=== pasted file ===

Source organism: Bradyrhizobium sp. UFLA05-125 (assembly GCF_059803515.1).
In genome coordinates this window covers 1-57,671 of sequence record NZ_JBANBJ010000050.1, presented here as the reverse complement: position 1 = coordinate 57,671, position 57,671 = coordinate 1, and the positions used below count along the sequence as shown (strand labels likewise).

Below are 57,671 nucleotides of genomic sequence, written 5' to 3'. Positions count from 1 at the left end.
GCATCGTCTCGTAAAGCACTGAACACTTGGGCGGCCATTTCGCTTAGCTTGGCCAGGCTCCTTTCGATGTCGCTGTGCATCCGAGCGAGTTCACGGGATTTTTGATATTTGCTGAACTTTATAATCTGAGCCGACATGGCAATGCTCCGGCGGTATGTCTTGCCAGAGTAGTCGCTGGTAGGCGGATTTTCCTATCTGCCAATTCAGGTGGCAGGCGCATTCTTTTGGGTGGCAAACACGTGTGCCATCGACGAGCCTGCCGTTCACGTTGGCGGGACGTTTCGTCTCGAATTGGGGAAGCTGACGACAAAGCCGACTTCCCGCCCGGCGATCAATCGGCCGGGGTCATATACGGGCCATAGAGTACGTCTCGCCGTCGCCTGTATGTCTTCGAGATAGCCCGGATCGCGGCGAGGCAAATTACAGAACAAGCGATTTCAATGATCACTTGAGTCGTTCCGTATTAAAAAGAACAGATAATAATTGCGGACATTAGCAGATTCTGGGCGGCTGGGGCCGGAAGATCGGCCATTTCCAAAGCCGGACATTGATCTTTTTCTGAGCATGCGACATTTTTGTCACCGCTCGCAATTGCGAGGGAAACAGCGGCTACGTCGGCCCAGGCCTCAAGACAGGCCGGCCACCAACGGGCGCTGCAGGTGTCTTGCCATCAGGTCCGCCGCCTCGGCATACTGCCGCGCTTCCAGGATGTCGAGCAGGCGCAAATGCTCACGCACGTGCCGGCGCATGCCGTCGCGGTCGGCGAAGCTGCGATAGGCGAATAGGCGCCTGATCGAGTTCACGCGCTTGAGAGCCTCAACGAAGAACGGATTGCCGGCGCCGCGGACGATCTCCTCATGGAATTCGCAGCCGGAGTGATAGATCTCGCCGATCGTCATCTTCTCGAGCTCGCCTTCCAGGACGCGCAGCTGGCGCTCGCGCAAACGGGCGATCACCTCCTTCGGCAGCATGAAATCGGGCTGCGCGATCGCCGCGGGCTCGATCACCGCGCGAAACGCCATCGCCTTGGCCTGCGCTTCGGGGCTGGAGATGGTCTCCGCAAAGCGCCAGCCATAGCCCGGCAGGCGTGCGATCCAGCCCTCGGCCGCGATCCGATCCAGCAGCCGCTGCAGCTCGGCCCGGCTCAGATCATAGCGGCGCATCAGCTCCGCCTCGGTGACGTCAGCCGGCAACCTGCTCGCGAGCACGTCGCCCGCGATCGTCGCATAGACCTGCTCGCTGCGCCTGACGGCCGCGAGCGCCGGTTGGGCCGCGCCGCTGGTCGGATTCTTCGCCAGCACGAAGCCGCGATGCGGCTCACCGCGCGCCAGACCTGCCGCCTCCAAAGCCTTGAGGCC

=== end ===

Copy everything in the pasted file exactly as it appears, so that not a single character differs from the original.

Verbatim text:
Source organism: Bradyrhizobium sp. UFLA05-125 (assembly GCF_059803515.1).
In genome coordinates this window covers 1-57,671 of sequence record NZ_JBANBJ010000050.1, presented here as the reverse complement: position 1 = coordinate 57,671, position 57,671 = coordinate 1, and the positions used below count along the sequence as shown (strand labels likewise).

Below are 57,671 nucleotides of genomic sequence, written 5' to 3'. Positions count from 1 at the left end.
GCATCGTCTCGTAAAGCACTGAACACTTGGGCGGCCATTTCGCTTAGCTTGGCCAGGCTCCTTTCGATGTCGCTGTGCATCCGAGCGAGTTCACGGGATTTTTGATATTTGCTGAACTTTATAATCTGAGCCGACATGGCAATGCTCCGGCGGTATGTCTTGCCAGAGTAGTCGCTGGTAGGCGGATTTTCCTATCTGCCAATTCAGGTGGCAGGCGCATTCTTTTGGGTGGCAAACACGTGTGCCATCGACGAGCCTGCCGTTCACGTTGGCGGGACGTTTCGTCTCGAATTGGGGAAGCTGACGACAAAGCCGACTTCCCGCCCGGCGATCAATCGGCCGGGGTCATATACGGGCCATAGAGTACGTCTCGCCGTCGCCTGTATGTCTTCGAGATAGCCCGGATCGCGGCGAGGCAAATTACAGAACAAGCGATTTCAATGATCACTTGAGTCGTTCCGTATTAAAAAGAACAGATAATAATTGCGGACATTAGCAGATTCTGGGCGGCTGGGGCCGGAAGATCGGCCATTTCCAAAGCCGGACATTGATCTTTTTCTGAGCATGCGACATTTTTGTCACCGCTCGCAATTGCGAGGGAAACAGCGGCTACGTCGGCCCAGGCCTCAAGACAGGCCGGCCACCAACGGGCGCTGCAGGTGTCTTGCCATCAGGTCCGCCGCCTCGGCATACTGCCGCGCTTCCAGGATGTCGAGCAGGCGCAAATGCTCACGCACGTGCCGGCGCATGCCGTCGCGGTCGGCGAAGCTGCGATAGGCGAATAGGCGCCTGATCGAGTTCACGCGCTTGAGAGCCTCAACGAAGAACGGATTGCCGGCGCCGCGGACGATCTCCTCATGGAATTCGCAGCCGGAGTGATAGATCTCGCCGATCGTCATCTTCTCGAGCTCGCCTTCCAGGACGCGCAGCTGGCGCTCGCGCAAACGGGCGATCACCTCCTTCGGCAGCATGAAATCGGGCTGCGCGATCGCCGCGGGCTCGATCACCGCGCGAAACGCCATCGCCTTGGCCTGCGCTTCGGGGCTGGAGATGGTCTCCGCAAAGCGCCAGCCATAGCCCGGCAGGCGTGCGATCCAGCCCTCGGCCGCGATCCGATCCAGCAGCCGCTGCAGCTCGGCCCGGCTCAGATCATAGCGGCGCATCAGCTCCGCCTCGGTGACGTCAGCCGGCAACCTGCTCGCGAGCACGTCGCCCGCGATCGTCGCATAGACCTGCTCGCTGCGCCTGACGGCCGCGAGCGCCGGTTGGGCCGCGCCGCTGGTCGGATTCTTCGCCAGCACGAAGCCGCGATGCGGCTCACCGCGCGCCAGACCTGCCGCCTCCAAAGCCTTGAGGCC